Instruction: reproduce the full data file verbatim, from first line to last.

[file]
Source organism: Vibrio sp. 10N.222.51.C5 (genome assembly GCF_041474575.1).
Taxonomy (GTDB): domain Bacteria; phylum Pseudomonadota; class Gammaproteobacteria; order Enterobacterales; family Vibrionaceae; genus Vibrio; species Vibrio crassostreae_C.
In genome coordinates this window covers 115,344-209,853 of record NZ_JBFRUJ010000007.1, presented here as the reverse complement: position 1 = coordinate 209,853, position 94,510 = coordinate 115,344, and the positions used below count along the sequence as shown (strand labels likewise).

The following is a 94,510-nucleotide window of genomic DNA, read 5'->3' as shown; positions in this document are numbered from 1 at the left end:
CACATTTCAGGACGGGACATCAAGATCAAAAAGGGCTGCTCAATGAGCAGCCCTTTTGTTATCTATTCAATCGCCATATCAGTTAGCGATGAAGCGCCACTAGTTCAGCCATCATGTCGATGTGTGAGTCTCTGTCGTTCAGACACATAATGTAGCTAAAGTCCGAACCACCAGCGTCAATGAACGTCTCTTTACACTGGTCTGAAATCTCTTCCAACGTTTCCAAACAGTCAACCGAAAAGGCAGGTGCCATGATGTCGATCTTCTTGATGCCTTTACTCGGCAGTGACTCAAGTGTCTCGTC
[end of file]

Source organism: Vibrio sp. 10N.222.51.C5 (genome assembly GCF_041474575.1).
Taxonomy (GTDB): domain Bacteria; phylum Pseudomonadota; class Gammaproteobacteria; order Enterobacterales; family Vibrionaceae; genus Vibrio; species Vibrio crassostreae_C.
In genome coordinates this window covers 115,344-209,853 of record NZ_JBFRUJ010000007.1, presented here as the reverse complement: position 1 = coordinate 209,853, position 94,510 = coordinate 115,344, and the positions used below count along the sequence as shown (strand labels likewise).

The following is a 94,510-nucleotide window of genomic DNA, read 5'->3' as shown; positions in this document are numbered from 1 at the left end:
CACATTTCAGGACGGGACATCAAGATCAAAAAGGGCTGCTCAATGAGCAGCCCTTTTGTTATCTATTCAATCGCCATATCAGTTAGCGATGAAGCGCCACTAGTTCAGCCATCATGTCGATGTGTGAGTCTCTGTCGTTCAGACACATAATGTAGCTAAAGTCCGAACCACCAGCGTCAATGAACGTCTCTTTACACTGGTCTGAAATCTCTTCCAACGTTTCCAAACAGTCAACCGAAAAGGCAGGTGCCATGATGTCGATCTTCTTGATGCCTTTACTCGGCAGTGACTCAAGTGTCTCGTC